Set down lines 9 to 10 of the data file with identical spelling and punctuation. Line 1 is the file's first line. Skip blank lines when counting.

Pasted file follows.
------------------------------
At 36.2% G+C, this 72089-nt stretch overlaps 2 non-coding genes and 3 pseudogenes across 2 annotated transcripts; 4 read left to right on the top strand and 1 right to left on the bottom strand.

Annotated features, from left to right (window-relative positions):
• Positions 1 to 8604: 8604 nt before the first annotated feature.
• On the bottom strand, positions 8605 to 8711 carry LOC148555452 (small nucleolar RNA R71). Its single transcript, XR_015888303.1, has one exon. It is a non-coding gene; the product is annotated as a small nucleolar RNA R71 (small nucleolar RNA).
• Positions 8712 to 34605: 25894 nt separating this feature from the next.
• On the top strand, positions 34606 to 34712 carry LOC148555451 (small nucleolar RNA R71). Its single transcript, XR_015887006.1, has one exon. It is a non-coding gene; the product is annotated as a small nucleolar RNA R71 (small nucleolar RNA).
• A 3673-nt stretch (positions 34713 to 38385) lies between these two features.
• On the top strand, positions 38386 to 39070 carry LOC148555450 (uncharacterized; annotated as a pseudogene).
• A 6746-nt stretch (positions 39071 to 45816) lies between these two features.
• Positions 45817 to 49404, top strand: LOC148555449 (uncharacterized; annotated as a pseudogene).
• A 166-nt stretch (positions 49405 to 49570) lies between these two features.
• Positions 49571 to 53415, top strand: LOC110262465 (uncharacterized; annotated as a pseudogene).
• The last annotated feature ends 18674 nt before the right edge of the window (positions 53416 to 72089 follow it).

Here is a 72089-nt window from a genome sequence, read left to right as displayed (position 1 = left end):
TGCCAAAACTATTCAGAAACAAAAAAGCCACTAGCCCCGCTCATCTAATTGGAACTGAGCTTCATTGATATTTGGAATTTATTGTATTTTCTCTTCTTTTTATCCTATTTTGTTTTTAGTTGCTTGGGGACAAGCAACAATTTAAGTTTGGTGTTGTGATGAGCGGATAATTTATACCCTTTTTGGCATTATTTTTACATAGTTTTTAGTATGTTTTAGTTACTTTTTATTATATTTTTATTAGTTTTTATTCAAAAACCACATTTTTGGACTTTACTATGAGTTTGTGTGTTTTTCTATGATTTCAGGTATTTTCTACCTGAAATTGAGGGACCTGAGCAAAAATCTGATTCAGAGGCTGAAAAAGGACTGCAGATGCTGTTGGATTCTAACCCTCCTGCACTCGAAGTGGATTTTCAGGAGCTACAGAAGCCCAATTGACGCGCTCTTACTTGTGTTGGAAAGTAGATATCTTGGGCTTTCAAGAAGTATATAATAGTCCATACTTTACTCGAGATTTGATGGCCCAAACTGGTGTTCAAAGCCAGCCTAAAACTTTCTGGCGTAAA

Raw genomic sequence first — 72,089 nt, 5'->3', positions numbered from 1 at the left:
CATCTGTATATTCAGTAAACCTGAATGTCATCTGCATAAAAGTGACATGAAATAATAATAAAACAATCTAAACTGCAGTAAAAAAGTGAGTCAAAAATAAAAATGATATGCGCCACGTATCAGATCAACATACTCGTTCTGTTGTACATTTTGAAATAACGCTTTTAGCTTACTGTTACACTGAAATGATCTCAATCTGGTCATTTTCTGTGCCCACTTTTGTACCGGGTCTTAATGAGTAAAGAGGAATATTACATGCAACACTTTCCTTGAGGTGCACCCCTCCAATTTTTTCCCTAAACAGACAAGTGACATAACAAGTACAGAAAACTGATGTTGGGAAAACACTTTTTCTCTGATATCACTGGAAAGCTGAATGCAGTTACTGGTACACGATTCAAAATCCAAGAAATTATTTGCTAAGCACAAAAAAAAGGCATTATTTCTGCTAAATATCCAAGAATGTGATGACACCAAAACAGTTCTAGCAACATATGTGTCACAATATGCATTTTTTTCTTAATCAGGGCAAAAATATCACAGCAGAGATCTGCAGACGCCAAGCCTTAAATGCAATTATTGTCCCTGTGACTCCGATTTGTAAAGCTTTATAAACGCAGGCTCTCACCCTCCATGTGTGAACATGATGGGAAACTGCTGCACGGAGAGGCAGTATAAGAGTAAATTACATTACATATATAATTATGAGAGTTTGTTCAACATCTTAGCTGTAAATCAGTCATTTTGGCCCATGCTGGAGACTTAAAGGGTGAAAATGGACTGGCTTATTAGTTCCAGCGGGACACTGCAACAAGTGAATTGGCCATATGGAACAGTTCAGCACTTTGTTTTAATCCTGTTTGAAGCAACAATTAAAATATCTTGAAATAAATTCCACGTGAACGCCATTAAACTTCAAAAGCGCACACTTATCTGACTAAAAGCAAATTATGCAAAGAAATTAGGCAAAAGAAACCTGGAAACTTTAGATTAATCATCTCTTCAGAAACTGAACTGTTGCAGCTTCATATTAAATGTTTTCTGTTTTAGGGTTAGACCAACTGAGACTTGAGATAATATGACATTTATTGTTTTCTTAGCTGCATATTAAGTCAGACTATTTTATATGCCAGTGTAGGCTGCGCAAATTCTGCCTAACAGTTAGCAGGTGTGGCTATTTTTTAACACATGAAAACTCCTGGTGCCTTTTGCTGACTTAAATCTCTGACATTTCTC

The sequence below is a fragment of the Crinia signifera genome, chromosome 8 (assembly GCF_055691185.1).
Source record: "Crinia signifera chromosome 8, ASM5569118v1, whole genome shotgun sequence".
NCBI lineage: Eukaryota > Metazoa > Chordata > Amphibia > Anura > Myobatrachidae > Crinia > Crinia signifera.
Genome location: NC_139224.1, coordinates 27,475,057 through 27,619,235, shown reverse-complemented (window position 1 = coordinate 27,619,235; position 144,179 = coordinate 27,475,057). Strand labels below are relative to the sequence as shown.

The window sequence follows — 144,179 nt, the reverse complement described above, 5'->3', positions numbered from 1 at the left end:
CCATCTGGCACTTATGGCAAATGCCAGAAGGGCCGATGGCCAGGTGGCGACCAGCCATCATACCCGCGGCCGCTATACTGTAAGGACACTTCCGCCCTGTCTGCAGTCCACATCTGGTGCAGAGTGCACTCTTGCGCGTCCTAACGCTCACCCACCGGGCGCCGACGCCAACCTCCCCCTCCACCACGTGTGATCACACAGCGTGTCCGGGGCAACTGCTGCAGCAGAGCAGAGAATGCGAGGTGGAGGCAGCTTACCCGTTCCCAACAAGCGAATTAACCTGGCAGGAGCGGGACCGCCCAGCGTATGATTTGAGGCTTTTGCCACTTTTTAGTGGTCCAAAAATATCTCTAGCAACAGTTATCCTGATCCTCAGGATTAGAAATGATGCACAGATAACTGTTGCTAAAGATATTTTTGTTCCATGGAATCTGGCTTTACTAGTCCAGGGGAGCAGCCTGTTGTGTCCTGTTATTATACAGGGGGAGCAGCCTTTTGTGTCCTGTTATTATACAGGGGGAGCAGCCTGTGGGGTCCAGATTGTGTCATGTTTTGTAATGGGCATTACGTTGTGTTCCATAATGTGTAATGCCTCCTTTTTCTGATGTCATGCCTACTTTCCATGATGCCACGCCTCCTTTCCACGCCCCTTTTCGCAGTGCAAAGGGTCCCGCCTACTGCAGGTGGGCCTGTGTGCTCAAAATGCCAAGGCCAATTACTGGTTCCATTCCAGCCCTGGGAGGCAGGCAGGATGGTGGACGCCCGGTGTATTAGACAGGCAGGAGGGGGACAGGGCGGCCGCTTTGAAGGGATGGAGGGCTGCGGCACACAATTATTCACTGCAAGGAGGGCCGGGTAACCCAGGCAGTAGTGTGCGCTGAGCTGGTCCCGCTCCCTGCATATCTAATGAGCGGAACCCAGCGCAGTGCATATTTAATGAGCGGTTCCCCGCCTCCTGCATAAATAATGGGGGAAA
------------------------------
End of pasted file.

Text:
• A 6746-nt stretch (positions 39071 to 45816) lies between these two features.
• Positions 45817 to 49404, top strand: LOC148555449 (uncharacterized; annotated as a pseudogene).